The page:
They are the votes that don’t count but could turn the election. The main parties, locked in a battle of inches for western Sydney, are targeting nearly 100,000 voters in key seats who cast an invalid ballot last election.
The 10 seats in Australia with the highest levels of informal voting are all held by Labor in Sydney’s west and had on average 10 per cent of people vote informally… The proportion of informal voting in these western seats surged about 50 per cent last election and caught everyone by surprise.
Depending on the seat, depending on the state, your non-vote could be one of the ones that makes the difference. So why not use it to make the difference you intend it to, rather than letting others’ intentions determine its significance.
4. Your vote is valuable. And not just in the ‘something money can’t buy’ way.
Your vote is worth something. To be precise, it’s worth $2.48 in the House of Representatives and the same again in the Senate.
In an effort to decrease the level to which private wealth can help you win an election, Australia provides some government funding to political parties.
This money helps parties to fund their campaigns and is particularly important in assisting new parties to form and to be competitive in future elections.
That $2.48 will go to the party which receives your first preference in each house of parliament. If you vote informally, nobody gets the cash.
You might think this sounds good but consider this: If the reason you’re intending to vote informally is to send a message to the major parties that you’re dissatisfied, then this it a rubbish way to do it. It would be far better for you to cast your vote for a minor party who you would like to see improve their standing comparatively to the more established parties.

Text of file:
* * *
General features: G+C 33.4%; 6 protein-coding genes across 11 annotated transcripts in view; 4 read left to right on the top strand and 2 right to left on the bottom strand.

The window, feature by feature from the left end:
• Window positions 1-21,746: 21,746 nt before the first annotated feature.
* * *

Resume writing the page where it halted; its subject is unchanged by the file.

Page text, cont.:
5. Your vote is valuable. So stop taking it for granted.
Your vote is valuable. Why else would so many people be hassling you at the train station, at the supermarket, on the television, on social media and well, everywhere – to try and get you to cast your vote for them?
Australia is one of the world’s oldest democracies and that is something we should be proud of.
Around the world, thousands of people are fighting and dying for the right to do what you get to. That is, to have a say in who will govern their nation into the future and how they will do that.
We are different to many nations, in that in Australia, voting is not simply your right, it is your responsibility.
And not taking that responsibility seriously is deeply insulting to those who are risking everything in the hope of being allowed to safely, securely and freely walk into a polling booth like you will on Saturday.
Finally, if all of this doesn’t convince you to take your vote seriously, remember this. If you don’t bother voting on the weekend or you vote informally, then you don’t get to complain about child care availability, or the state of our schools, or hospital waiting lists, or traffic congestion or gay marriage, or the treatment of asylum seekers or the cost of living, for the next three years.
And if you do, your friends are entitled to tell you to shove it.
*I have scrutineered (watched the votes being counted) on many occasions, and the pictures are rarely pretty. They are generally pictures of a dick and balls. Don’t be the guy who draws a dick and balls on the ballot. Just don’t.
Disclaimer: Jamila Rizvi was formerly a staffer in the Rudd and Gillard Governments and a member of the Australian Labor Party. She definitely cares who you vote for, but she cares a whole lot more that you make sure your vote counts.